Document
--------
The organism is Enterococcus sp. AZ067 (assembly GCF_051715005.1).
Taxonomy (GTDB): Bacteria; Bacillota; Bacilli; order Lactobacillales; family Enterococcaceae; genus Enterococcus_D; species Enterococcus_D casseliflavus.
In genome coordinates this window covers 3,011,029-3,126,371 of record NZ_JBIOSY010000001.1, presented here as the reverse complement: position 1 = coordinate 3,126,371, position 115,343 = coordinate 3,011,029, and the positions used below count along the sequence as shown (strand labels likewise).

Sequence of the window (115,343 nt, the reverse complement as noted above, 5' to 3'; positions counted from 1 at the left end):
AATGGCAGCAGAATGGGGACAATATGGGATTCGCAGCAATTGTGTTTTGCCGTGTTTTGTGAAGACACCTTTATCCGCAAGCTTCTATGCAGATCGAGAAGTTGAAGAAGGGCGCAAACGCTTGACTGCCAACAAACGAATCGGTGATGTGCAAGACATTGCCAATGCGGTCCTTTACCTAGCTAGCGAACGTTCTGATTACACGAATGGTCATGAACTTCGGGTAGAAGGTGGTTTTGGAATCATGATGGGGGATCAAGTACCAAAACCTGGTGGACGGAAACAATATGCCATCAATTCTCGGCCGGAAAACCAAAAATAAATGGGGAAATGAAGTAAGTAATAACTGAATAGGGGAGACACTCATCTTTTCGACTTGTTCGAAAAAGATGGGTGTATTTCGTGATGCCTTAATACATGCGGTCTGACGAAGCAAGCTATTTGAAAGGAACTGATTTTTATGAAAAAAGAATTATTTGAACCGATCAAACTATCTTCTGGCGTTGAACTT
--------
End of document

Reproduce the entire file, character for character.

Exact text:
The organism is Enterococcus sp. AZ067 (assembly GCF_051715005.1).
Taxonomy (GTDB): Bacteria; Bacillota; Bacilli; order Lactobacillales; family Enterococcaceae; genus Enterococcus_D; species Enterococcus_D casseliflavus.
In genome coordinates this window covers 3,011,029-3,126,371 of record NZ_JBIOSY010000001.1, presented here as the reverse complement: position 1 = coordinate 3,126,371, position 115,343 = coordinate 3,011,029, and the positions used below count along the sequence as shown (strand labels likewise).

Sequence of the window (115,343 nt, the reverse complement as noted above, 5' to 3'; positions counted from 1 at the left end):
AATGGCAGCAGAATGGGGACAATATGGGATTCGCAGCAATTGTGTTTTGCCGTGTTTTGTGAAGACACCTTTATCCGCAAGCTTCTATGCAGATCGAGAAGTTGAAGAAGGGCGCAAACGCTTGACTGCCAACAAACGAATCGGTGATGTGCAAGACATTGCCAATGCGGTCCTTTACCTAGCTAGCGAACGTTCTGATTACACGAATGGTCATGAACTTCGGGTAGAAGGTGGTTTTGGAATCATGATGGGGGATCAAGTACCAAAACCTGGTGGACGGAAACAATATGCCATCAATTCTCGGCCGGAAAACCAAAAATAAATGGGGAAATGAAGTAAGTAATAACTGAATAGGGGAGACACTCATCTTTTCGACTTGTTCGAAAAAGATGGGTGTATTTCGTGATGCCTTAATACATGCGGTCTGACGAAGCAAGCTATTTGAAAGGAACTGATTTTTATGAAAAAAGAATTATTTGAACCGATCAAACTATCTTCTGGCGTTGAACTT